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Ask a typical teenage girl about the latest slang and girl crushes and you might get answers like "spilling the tea" and Taylor Swift. But at the Girl Up Leadership Summit in Washington, D.C., the answers were "intersectional feminism" — the idea that there's no one-size-fits-all definition of feminism — and U.N. climate chief Christiana Figueres.

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Editor's note: This report contains accounts of rape, violence and other disturbing events.

Sex trafficking wasn't a major concern in the early 1980s, when Beth Jacobs was a teenager. If you were a prostitute, the thinking went, it was your choice.

Jacobs thought that too, right up until she came to, on the lot of a dark truck stop one night. She says she had asked a friendly-seeming man for a ride home that afternoon.

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Delta Airlines Fined For The Way It Bumps Passengers

Jun 27, 2013
Originally published on June 27, 2013 5:56 am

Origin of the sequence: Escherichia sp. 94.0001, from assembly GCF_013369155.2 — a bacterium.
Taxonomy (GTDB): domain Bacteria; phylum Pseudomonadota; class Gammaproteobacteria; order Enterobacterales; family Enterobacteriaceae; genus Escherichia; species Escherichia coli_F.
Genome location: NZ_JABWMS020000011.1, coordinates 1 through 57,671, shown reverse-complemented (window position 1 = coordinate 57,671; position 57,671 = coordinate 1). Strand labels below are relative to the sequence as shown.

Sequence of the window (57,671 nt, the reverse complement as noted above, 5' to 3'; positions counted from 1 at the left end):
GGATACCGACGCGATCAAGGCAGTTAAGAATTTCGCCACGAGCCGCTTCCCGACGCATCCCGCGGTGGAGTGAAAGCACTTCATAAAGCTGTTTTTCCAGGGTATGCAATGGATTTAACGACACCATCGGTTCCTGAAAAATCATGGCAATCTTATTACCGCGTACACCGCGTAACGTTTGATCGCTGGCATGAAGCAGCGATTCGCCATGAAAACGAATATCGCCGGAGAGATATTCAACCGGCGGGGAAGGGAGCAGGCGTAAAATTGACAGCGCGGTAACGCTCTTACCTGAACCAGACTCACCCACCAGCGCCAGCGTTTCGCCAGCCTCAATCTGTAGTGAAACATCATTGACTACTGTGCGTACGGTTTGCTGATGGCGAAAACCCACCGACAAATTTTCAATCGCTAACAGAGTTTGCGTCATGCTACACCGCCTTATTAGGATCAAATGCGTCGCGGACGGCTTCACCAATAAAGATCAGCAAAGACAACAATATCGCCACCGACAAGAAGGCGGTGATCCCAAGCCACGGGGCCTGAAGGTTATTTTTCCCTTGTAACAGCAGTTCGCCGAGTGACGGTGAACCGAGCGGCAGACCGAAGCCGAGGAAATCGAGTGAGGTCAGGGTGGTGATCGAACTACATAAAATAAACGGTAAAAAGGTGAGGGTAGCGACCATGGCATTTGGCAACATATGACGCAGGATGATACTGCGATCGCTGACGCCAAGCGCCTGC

Transcript

DAVID GREENE, HOST:

And today's last word in business is: Bumped.

Yesterday, we told you about Delta Airlines CEO Richard Anderson. He gave up his seat on a flight to a woman desperately trying to get to Atlanta to pick up her daughter.

RENEE MONTAGNE, HOST:

And to pick up her daughter from camp. It was a heartwarming story. But at its root is the reality that Delta - like most airlines - overbooks its flights. And yesterday, the Department of Transportation fined Delta $750,000 for violating rules on overbooking - specifically for complaints that it bumped passengers without first asking for volunteers, and also failed to offer compensation for those who got bumped.

GREENE: Now, a Delta spokesman called the complaints isolated incidents, but the Department of Transportation said there was quote, "a widespread practice of noncompliance."

I really think the message here is that, if you're on a crowded Delta flight, just have your eye out for the CEO at the gate.

That's the business news on MORNING EDITION from NPR News. I'm David Greene.

MONTAGNE: And I'm Renee Montagne.

(SOUNDBITE OF MUSIC) Transcript provided by NPR, Copyright NPR.